7 Lesson Plans
Reading Like a Historian: Chicago Race Riots of 1919
In this lesson, students analyze primary and secondary source documents in an effort to answer the central historical question: What caused the Chicago race riots of 1919? The teacher begins with a mini-lecture on the Great Migration and then streams the video trailer for a documentary film called Up South. Students then read 2 secondary source accounts of the riots: 1 from a generic textbook and another from John H. Franklin's From Slavery to Freedom. Students analyze with a graphic organizer and discuss: which account is more believable and why? They then do the same for 3 primary sources, drawn from contemporary newspapers and magazines. A final class discussion attempts to identify the real cause of the riots and places them in a larger context of racial violence at the time.
Reading Like a Historian: Marcus Garvey
In this lesson, students analyze primary source documents in an effort to answer the central historical question: Why was Marcus Garvey a controversial figure? Students first read their textbook's passage on Garvey and discuss; the teacher then distributes a timeline to extend students' background knowledge. The teacher may also (optional) stream some video clips on Garvey "In His Own Words," about 5 minutes total. Students then analyze 4 documents: 1) an excerpt from the Autobiography of Malcolm X, 2) a letter from NAACP members and others to the Attorney General complaining of Garvey, 3) a memo by J. Edgar Hoover, and 4) Garvey's own Autobiography. For all, students answer extensive guiding questions and engage in Socratic discussion with the teacher: why was Garvey so popular and controversial? Students then answer the question in writing using all the documents as evidence.
Reading Like a Historian: Mexican Labor in the 1920s
In this lesson, students analyze primary source documents in an effort to answer the central historical question: What was life like for Mexicans and Mexican-Americans in the 1920s? Students look at 3 documents: 1) an oral interview of a Mexican immigrant, 2) a traditional Mexican corrido ballad, and 3) a 2003 article from Journal of Social History that contains data on lynching. For each, students complete questions on a graphic organizer in groups. Class discussion: do you trust these documents? What other information would you like to see?
Reading Like a Historian: Prohibition
In this lesson, students analyze primary source documents in an effort to answer the central historical question: Why was the 18th Amendment adopted? Students first read the text of the amendment and answer brief guiding questions. Then, the teacher streams a video clip from Discovery Education about the temperance movement. Students then analyze, in small groups, 4 documents: 1) a statement by the National Temperance Council, 2) a New York Times article, 3) a propaganda poster, "Alcohol and Degeneracy," and 4) another such poster, "Children in Misery." For each, they answer detailed guiding questions. A final class discussion evaluates the strategies of temperance advocates: are their arguments convincing?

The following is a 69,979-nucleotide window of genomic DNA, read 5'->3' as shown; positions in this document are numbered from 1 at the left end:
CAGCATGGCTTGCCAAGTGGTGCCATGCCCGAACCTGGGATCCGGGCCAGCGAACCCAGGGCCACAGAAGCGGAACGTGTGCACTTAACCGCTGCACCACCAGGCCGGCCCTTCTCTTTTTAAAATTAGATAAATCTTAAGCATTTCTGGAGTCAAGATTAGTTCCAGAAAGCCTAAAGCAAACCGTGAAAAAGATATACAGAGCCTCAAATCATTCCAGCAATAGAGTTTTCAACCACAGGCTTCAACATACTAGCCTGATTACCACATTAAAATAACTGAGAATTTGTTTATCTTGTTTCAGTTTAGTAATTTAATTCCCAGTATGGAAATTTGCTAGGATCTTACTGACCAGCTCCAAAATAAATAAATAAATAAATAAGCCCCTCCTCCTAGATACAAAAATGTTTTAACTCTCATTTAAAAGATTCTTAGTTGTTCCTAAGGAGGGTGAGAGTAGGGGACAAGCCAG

Reading Like a Historian: Scopes Trial
In this lesson, students analyze primary source documents in an effort to answer the central historical question: Why did people care about the Butler Act? Students first read an excerpt from a 1914 textbook, A Civic Biology, and answer brief questions. The teacher then gives a mini-lecture on the rise of religious fundamentalism in the 1920s and streams a video clip on the Scopes Trial. Students fill out a graphic organizer during/after they watch and then they analyze 4 documents: 1) a letter to the editor of the Nashville Tennessean, 2) a speech from one of John Scopes' defense attorneys, 3) a magazine article written by a fundamentalist preacher, and 4) a New York Times article commenting on the media circus. For each, they answer guiding questions. A final class discussion contextualizes the documents: how did the context of the 1920s make this more than a simple debate over evolution?
Reading Like a Historian: Sedition in WWI
In this lesson, students analyze primary source documents in an effort to answer the central historical question: Were critics of the First World War anti-American? Students begin by free-writing: what is patriotism? Is it unpatriotic to criticize one's government? Students receive 2 documents: a speech by Eugene Debs and a pamphlet by Charles Schenck. For both, they answer detailed questions on a graphic organizer. After discussing, students then look at the text of the 1917 Sedition Act and answer guiding questions. Finally, the class looks at Oliver Wendell Holmes' Supreme Court decision ruling against Schenck and discuss: Did he break the law? Do you agree with the decision? For homework, students answer the central question in writing with evidence from the documents.
Reading Like a Historian: U.S. Entry into WWI
In this lesson, designed to follow a more general lesson on the causes and warring parties of WWI, students analyze primary source documents in an effort to answer the central historical question: Why did the U.S. enter World War I? The teacher begins with a mini-lesson on Woodrow Wilson. Students then read 2 Wilson documents: 1) a 1914 speech urging American neutrality and 2) Wilson's 1917 speech on the U.S. entry into the war. Students then read their class textbook's explanation for the end of U.S. neutrality, followed by an excerpt from Howard Zinn's People's History of the United States. For all documents, students answer guiding questions which stress contextualization and close reading. A final class discussion evaluates Zinn's views and compares them to the other sources.